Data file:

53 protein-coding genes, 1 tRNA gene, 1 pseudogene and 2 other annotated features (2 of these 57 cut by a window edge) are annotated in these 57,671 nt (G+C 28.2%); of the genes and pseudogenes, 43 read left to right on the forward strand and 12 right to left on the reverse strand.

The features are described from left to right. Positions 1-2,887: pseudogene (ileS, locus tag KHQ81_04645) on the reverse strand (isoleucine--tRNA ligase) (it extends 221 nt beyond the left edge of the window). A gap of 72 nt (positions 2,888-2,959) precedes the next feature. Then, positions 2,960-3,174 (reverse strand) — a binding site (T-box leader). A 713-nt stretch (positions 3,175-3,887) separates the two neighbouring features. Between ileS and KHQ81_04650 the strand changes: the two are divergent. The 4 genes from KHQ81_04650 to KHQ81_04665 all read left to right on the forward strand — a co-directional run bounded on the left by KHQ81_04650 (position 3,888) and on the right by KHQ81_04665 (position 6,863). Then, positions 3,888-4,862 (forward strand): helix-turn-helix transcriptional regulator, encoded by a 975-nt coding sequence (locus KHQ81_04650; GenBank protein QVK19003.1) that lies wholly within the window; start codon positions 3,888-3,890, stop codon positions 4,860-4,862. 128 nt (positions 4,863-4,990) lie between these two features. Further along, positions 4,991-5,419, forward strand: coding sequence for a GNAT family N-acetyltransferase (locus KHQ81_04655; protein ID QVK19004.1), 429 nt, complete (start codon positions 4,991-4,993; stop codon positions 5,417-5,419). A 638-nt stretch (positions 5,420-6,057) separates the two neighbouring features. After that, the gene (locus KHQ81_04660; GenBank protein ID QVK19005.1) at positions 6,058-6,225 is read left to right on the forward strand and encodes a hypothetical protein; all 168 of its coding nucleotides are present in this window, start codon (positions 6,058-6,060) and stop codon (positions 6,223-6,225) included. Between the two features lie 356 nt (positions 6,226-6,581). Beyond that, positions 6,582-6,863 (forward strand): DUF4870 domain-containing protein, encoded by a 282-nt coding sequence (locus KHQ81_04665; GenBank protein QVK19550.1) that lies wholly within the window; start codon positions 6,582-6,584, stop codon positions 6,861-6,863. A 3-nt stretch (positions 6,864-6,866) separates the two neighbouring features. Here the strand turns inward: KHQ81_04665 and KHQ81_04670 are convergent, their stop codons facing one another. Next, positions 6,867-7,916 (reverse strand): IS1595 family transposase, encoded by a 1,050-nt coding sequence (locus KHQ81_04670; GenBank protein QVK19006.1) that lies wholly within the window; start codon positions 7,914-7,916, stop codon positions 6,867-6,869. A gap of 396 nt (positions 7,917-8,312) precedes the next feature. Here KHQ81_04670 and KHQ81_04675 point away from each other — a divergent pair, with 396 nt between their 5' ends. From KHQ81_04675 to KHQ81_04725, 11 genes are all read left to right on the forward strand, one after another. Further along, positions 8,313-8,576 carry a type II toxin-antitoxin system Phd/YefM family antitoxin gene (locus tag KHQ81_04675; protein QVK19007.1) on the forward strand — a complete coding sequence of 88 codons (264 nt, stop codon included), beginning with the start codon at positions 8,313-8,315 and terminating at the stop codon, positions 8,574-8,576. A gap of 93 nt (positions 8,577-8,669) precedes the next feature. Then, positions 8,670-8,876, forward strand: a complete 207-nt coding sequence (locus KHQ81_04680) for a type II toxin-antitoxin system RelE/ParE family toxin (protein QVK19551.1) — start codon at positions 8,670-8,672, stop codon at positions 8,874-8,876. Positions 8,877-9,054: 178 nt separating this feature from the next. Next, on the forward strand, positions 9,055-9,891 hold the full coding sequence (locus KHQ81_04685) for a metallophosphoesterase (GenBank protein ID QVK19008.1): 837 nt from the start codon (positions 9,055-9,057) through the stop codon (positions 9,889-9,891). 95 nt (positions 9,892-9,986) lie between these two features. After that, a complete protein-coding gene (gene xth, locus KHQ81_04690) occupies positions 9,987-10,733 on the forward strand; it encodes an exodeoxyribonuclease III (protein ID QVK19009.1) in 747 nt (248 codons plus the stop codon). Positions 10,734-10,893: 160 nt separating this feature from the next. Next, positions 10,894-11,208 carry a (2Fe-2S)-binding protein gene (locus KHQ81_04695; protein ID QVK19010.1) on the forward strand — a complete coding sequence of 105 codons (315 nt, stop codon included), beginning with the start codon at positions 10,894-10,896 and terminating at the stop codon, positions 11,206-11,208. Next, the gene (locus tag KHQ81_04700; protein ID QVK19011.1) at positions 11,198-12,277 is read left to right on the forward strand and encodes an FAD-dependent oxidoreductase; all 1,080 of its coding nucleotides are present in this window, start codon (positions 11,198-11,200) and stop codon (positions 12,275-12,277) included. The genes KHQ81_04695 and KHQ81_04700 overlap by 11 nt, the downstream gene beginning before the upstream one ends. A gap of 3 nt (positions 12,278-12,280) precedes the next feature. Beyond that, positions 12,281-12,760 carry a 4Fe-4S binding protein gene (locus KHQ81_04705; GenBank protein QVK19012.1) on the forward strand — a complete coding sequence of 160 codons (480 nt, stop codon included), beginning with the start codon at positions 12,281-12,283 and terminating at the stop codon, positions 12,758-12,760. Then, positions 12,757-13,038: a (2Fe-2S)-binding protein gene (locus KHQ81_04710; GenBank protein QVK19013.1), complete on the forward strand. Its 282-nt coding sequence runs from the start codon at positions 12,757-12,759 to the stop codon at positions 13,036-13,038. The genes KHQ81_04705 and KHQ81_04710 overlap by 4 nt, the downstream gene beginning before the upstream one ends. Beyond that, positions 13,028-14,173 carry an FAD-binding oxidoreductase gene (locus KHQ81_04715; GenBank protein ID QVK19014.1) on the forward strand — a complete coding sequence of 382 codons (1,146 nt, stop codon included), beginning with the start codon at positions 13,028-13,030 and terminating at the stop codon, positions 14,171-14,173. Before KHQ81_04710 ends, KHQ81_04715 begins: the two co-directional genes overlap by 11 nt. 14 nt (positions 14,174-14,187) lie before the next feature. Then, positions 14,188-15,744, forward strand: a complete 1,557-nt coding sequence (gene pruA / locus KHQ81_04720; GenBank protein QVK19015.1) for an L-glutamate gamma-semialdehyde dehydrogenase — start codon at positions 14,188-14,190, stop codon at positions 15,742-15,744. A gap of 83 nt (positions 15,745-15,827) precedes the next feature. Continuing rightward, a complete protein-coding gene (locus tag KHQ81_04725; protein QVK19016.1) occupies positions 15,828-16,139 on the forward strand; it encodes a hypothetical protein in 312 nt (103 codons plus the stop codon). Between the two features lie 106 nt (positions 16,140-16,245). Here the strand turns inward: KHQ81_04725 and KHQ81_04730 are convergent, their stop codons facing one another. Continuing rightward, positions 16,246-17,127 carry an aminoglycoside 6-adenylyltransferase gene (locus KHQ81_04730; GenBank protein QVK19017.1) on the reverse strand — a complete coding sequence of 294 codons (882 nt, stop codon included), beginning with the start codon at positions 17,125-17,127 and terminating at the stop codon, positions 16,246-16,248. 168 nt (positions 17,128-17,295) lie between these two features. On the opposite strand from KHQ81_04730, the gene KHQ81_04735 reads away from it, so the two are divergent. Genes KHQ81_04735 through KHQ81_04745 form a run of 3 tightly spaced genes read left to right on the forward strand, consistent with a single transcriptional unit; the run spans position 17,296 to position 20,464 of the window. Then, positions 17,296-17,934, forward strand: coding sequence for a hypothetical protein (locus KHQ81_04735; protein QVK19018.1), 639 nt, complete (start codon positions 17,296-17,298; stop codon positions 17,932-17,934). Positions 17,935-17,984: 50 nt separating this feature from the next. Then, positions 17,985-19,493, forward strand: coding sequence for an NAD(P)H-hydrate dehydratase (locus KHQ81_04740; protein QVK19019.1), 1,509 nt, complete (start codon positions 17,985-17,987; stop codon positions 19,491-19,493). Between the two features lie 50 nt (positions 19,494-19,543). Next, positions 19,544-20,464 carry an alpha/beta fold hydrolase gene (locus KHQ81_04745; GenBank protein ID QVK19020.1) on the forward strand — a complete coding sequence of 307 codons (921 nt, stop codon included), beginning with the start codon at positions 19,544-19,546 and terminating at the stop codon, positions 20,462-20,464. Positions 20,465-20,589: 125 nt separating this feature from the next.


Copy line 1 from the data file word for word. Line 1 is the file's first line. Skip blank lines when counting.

53 protein-coding genes, 1 tRNA gene, 1 pseudogene and 2 other annotated features (2 of these 57 cut by a window edge) are annotated in these 57,671 nt (G+C 28.2%); of the genes and pseudogenes, 43 read left to right on the forward strand and 12 right to left on the reverse strand.